If Jesus is the one who fills everything in every way, then the first few verses of the Gospel of John help us to put this in the light of who God is. John tells us that Jesus is the Word of God who was God from the very beginning. It tells us: “In the beginning was the Word, and the Word was with God, and the Word was God.” (John 1:1-2)
Jesus is God expressing himself, revealing who he truly is, and Jesus is the one who fills everything in every way. So this is who God is: the one who fills everything in every way.
In this sense, we can say that God himself is a wave, and Jesus himself is a wave. It is the nature of Jesus, as it is the nature of God, to come and sweep up everything and everyone in his arms, and carry us along with him like a rising tide.
This doesn’t have to be a scary thing. I have called God a wave, and so it shouldn’t be strange to see us a part of the wave of Jesus.
Waves can be scary. They are scary because a wave of the sea and the wave of a flood have no heart. They have no conscience.
God has a heart. His heart is Jesus who died for the sin of the world; and for your sin and mine. The heart of God is Jesus, who broke his heart on the cross in order to give us new hearts of our own. He sweeps into this new heart with a wave of new longings, and new motives; and with a passion to say “yes” to the love and mercy of God, and with a passion to say “yes” to the wave of giving that love and mercy to others.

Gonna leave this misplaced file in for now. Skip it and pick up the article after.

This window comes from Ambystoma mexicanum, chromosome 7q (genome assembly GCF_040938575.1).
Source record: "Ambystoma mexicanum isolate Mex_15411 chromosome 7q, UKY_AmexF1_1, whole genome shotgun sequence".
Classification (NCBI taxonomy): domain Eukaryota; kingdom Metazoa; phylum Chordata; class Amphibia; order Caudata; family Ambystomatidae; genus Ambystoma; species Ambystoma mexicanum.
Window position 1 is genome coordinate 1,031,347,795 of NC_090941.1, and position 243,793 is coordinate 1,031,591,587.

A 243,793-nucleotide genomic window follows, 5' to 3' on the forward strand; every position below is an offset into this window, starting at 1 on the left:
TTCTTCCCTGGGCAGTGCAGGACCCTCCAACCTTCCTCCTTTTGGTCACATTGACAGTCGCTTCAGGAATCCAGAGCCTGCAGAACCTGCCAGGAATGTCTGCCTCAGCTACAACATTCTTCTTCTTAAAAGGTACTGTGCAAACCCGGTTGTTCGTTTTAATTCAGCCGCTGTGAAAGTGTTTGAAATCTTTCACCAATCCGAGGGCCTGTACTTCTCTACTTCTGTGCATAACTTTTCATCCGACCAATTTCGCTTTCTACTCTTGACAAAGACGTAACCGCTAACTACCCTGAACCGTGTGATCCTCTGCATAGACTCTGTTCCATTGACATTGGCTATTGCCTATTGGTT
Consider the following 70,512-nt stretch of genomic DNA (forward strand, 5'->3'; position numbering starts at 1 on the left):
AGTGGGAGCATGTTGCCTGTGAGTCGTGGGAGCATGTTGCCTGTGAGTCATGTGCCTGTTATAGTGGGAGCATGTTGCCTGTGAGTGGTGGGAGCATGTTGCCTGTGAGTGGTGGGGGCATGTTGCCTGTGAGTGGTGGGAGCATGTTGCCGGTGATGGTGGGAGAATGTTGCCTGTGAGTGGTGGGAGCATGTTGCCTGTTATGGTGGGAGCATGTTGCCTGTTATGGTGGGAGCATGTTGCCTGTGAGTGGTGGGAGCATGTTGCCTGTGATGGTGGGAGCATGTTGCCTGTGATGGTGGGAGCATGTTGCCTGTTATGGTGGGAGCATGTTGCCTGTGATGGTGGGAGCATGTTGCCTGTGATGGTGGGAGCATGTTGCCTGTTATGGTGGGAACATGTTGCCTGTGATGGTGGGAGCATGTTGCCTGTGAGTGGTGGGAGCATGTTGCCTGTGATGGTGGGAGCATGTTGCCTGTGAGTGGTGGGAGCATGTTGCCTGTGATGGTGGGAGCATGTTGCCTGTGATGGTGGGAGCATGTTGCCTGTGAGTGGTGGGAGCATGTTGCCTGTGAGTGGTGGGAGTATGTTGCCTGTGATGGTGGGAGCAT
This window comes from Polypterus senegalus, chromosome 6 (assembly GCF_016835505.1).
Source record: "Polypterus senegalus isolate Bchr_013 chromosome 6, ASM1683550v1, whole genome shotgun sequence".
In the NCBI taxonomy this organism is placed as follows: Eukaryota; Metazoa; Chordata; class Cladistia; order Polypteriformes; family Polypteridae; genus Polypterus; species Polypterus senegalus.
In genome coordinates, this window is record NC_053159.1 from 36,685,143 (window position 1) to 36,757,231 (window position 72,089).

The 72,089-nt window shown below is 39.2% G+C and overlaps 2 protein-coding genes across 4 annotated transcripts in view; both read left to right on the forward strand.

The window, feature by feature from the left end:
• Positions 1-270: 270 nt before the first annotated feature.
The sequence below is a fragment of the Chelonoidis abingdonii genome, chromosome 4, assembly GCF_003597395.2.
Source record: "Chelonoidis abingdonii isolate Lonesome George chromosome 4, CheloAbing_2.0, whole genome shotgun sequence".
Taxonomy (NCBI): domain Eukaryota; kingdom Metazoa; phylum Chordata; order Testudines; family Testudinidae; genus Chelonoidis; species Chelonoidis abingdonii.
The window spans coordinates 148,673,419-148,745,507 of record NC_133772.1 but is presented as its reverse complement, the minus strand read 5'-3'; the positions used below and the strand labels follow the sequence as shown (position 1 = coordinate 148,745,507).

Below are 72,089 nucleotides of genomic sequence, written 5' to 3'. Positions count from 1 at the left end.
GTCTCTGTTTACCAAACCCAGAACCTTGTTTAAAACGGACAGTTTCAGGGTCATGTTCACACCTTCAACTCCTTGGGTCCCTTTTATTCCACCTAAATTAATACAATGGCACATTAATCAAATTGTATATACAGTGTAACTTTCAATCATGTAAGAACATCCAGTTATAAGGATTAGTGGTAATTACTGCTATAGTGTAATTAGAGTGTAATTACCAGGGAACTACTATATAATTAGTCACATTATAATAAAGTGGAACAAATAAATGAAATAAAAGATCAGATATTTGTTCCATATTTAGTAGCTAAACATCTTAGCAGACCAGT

Jesus sweeps us all into a wave that has a heart. We can see him working like this even in the everyday world around us. Each of our families is a kind of wave that sweeps across generations and blends into other family waves.
I am part of a family wave. You see in me stuff that has been floating on the wave for generations.